So not to sound callus, although I probably will, the problem that we’re facing here is a problem of Congress’ own making. First, it gave federal courts exclusive jurisdiction, and yet those are the only courts bound by the amendment. Second, although it has the authority to abrogate that immunity in situations where there’s Fourteenth Amendment violation, as both of the prior speakers talked about, they didn’t do that right.


And so, again, the situation isn’t hopeless. There are ways around the amendment. I don’t really see the Court ever stepping back and restoring the amendment to what I think is its proper place. But even within this sort of Byzantine construct we’ve created, I don’t think we’ve absolutely precluded state liability in copyright. So I’m going to leave my comments at that in the hope that that will generate some good discussion. So I’ll turn the floor back to Steve.


Prof. Steven Tepp:  Thank you, John. Some interesting and, I think, perhaps provocative observations there. So I have some questions at the ready, but I prefer if there are questions from any of the listeners to give them priority. So Micah, can I ask if you could come back on and let people know how they can signal they have a question?


Micah Wallen:  And Steve, while we’re waiting for a few of those questions to line up, I’ll toss it back over to you.


Prof. Steven Tepp:  All right. Thank you. So I’m going to start with something that’s very much a practitioner’s question in that I really have no idea what the answer might be. Why did the Court grant cert in this case? Seven of the justices were unprepared to revisit the 1999 Florida Prepaid precedent. And the factual record that was available to them from the proceedings below was not substantially stronger for copyright abrogation than it had been for the Patent Act in 1999. Who were the justices that voted to hear this case, and what did they think they were doing with their time?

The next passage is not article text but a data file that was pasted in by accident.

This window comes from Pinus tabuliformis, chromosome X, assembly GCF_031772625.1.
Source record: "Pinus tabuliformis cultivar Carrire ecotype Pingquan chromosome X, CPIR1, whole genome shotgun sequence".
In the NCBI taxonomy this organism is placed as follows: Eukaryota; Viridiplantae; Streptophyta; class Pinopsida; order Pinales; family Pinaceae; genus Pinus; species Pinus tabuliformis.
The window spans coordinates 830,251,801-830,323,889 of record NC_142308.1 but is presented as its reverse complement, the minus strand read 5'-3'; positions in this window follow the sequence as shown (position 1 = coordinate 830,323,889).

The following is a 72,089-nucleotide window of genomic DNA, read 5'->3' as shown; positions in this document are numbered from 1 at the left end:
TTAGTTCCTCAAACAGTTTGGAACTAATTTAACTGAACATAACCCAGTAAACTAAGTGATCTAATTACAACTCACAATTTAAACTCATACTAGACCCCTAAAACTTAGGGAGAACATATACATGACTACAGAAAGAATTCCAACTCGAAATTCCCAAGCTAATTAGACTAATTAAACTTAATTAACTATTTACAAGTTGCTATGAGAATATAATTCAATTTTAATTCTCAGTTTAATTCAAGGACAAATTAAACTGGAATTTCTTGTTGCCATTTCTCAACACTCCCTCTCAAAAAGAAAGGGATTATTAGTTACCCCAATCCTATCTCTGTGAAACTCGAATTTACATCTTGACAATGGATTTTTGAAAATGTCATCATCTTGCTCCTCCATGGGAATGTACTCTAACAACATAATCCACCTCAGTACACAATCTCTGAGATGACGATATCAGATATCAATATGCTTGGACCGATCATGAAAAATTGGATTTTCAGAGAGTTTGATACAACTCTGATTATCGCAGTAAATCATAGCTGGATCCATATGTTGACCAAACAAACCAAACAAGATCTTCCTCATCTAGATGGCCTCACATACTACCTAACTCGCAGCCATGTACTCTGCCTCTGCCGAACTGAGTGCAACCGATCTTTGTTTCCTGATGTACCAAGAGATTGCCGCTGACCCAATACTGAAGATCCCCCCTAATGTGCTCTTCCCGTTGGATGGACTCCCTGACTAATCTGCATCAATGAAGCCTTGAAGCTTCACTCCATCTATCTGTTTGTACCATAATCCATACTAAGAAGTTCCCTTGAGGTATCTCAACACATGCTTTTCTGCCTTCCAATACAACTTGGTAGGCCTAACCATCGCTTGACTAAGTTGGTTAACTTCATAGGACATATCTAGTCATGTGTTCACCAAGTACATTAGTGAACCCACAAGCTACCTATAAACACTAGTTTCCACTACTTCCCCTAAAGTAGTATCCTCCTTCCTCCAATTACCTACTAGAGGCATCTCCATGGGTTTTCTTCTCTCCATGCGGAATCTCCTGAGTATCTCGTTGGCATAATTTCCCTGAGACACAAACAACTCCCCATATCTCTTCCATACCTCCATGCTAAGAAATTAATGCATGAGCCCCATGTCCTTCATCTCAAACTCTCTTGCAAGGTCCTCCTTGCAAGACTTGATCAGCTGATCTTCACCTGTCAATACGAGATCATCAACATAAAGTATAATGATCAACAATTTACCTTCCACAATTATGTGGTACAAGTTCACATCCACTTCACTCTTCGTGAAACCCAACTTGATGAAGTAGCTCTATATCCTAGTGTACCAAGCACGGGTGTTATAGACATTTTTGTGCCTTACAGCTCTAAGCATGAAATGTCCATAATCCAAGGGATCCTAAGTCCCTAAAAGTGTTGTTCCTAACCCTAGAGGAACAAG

Prof. Ernest A. Young:  I think I know the answer to that. The Court almost always grants cert if a federal statute has been struck down on constitutional grounds by a lower court. And the cert petition in this case really rams that point home. They just said this is a case in which a federal statute has been invalidated by a lower federal court. Your practice is to always take this kind of case. You have to take this case.


And I think that’s why they took it. It’s an unusual situation in that everyone had assumed the copyright statute was unconstitutional after Florida Prepaid, insofar as it tried to impose damages liability on states and abrogate their immunity. But the Supreme Court hadn’t actually held that, and I think they felt like the Supreme Court had to weigh in on that question.